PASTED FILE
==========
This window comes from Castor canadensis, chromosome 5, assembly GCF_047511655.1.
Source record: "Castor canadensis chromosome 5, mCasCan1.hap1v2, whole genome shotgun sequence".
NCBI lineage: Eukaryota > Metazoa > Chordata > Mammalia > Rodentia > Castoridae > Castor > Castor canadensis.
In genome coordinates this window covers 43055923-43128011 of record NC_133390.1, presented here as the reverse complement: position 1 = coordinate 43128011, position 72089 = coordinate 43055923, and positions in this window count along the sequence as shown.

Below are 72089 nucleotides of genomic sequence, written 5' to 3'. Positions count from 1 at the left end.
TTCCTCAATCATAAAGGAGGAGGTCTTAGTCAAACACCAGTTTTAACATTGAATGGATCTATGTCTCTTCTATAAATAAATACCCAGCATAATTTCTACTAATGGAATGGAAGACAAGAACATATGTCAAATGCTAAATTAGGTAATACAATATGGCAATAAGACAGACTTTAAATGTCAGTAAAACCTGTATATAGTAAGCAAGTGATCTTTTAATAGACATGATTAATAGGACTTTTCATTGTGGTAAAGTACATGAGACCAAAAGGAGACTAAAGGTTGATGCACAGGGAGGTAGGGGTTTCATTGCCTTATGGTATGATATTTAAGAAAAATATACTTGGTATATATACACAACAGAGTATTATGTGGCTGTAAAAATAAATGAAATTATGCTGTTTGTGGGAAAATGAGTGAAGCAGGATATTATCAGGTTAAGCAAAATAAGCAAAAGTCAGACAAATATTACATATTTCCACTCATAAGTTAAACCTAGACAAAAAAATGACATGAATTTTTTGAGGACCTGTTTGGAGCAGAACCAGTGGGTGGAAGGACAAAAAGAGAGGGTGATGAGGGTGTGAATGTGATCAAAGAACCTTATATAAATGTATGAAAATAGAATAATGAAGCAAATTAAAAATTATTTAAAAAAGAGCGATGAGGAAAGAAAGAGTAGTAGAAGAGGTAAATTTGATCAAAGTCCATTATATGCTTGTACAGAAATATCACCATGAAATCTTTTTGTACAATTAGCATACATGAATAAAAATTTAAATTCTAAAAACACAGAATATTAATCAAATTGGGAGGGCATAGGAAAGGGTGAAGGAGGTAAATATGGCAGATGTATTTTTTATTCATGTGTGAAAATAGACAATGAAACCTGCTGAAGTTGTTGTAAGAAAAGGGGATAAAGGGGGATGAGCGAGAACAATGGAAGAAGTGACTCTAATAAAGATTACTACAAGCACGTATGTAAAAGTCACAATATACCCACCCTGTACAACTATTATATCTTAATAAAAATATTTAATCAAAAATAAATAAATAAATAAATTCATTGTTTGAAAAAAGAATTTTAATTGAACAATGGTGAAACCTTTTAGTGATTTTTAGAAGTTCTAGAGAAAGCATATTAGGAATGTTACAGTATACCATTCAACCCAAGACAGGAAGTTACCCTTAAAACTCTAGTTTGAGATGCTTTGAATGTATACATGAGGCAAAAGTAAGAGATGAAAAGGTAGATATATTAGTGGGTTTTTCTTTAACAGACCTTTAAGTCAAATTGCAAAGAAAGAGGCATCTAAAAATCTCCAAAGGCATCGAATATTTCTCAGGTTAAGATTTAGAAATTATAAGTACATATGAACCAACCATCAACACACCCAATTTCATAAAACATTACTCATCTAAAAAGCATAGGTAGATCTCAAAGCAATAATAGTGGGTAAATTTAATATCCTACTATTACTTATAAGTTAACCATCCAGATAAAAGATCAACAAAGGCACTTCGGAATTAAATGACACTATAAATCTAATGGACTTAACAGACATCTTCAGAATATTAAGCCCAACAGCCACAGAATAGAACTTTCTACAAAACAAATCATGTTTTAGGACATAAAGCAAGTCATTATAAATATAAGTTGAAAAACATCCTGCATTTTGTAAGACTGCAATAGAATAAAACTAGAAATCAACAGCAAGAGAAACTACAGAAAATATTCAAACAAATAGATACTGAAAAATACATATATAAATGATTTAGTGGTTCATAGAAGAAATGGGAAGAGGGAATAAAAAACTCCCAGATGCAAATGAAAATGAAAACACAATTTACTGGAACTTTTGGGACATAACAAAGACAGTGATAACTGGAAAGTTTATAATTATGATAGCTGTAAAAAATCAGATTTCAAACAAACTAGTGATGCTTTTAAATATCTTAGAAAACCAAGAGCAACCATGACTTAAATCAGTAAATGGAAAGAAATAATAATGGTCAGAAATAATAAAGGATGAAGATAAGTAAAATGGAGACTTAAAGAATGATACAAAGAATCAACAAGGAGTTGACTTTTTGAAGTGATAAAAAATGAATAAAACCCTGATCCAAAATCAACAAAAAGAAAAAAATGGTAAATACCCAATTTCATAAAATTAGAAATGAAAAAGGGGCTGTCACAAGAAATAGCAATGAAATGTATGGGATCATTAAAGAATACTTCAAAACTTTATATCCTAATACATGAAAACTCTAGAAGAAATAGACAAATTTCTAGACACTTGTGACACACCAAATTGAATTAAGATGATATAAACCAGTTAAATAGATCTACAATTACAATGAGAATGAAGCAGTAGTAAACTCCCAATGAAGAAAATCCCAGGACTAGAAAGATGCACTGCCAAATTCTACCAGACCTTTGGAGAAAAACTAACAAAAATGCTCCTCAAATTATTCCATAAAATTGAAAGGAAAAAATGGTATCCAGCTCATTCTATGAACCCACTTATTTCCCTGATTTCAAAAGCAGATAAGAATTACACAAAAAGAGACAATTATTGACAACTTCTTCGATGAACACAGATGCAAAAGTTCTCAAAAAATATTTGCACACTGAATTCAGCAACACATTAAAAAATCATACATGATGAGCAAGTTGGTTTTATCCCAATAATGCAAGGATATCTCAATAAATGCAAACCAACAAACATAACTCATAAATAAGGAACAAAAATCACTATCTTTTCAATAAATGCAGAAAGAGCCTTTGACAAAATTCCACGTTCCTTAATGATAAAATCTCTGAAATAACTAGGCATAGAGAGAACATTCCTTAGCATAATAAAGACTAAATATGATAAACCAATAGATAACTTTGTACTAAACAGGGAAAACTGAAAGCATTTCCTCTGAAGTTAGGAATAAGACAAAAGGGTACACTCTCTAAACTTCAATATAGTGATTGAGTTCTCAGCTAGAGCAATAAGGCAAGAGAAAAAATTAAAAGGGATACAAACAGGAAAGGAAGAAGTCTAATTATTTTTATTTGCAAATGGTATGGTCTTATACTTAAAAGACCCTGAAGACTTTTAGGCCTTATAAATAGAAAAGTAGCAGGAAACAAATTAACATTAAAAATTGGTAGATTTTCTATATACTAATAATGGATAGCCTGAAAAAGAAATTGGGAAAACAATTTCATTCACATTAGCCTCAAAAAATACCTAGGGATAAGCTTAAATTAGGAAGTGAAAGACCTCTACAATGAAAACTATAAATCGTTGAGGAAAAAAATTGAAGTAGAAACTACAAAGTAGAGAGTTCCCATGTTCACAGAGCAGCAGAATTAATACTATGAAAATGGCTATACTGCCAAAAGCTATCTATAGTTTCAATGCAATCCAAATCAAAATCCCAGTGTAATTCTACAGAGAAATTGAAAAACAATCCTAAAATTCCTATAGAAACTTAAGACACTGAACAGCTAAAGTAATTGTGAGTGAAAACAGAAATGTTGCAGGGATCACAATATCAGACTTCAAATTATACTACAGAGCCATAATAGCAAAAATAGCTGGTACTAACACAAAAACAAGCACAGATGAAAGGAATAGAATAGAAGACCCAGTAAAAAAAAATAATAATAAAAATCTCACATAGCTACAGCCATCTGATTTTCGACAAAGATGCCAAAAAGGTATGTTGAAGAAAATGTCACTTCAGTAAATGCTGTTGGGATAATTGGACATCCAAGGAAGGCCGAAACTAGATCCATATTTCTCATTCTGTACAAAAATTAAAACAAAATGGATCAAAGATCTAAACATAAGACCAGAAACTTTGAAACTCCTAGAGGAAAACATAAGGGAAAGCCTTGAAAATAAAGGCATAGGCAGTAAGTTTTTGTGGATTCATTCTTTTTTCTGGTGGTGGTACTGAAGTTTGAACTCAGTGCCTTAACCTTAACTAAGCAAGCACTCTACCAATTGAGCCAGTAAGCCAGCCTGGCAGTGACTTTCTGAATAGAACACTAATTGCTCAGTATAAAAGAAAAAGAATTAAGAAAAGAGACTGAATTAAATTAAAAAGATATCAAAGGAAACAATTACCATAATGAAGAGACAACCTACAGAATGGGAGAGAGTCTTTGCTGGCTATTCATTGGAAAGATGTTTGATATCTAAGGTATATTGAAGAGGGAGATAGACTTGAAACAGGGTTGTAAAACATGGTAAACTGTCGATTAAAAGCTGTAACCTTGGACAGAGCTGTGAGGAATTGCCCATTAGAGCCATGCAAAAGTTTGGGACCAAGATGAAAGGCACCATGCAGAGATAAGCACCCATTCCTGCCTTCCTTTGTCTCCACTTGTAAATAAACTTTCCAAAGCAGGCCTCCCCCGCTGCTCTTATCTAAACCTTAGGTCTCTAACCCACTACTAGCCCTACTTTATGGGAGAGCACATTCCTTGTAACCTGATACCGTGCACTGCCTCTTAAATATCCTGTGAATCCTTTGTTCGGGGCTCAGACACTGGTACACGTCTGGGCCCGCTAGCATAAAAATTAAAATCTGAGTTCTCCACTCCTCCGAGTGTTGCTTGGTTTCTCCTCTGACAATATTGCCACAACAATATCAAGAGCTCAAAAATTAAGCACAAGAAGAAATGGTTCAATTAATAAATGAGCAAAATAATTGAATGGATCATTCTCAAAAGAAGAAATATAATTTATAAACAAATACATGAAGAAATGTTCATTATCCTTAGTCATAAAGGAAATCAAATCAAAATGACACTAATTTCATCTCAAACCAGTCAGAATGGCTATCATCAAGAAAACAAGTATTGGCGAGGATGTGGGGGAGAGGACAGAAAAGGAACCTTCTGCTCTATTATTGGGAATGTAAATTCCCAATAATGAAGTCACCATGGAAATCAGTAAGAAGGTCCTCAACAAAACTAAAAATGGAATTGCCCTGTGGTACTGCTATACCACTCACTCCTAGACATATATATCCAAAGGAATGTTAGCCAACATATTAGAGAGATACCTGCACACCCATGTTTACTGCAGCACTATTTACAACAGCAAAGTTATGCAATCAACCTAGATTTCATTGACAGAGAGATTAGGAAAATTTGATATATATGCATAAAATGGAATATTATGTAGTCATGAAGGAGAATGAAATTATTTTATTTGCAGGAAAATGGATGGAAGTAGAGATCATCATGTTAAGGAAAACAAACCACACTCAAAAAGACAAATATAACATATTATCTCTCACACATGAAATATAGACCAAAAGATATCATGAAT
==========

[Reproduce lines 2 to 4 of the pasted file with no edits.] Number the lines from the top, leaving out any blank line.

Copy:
Source record: "Castor canadensis chromosome 5, mCasCan1.hap1v2, whole genome shotgun sequence".
NCBI lineage: Eukaryota > Metazoa > Chordata > Mammalia > Rodentia > Castoridae > Castor > Castor canadensis.
In genome coordinates this window covers 43055923-43128011 of record NC_133390.1, presented here as the reverse complement: position 1 = coordinate 43128011, position 72089 = coordinate 43055923, and positions in this window count along the sequence as shown.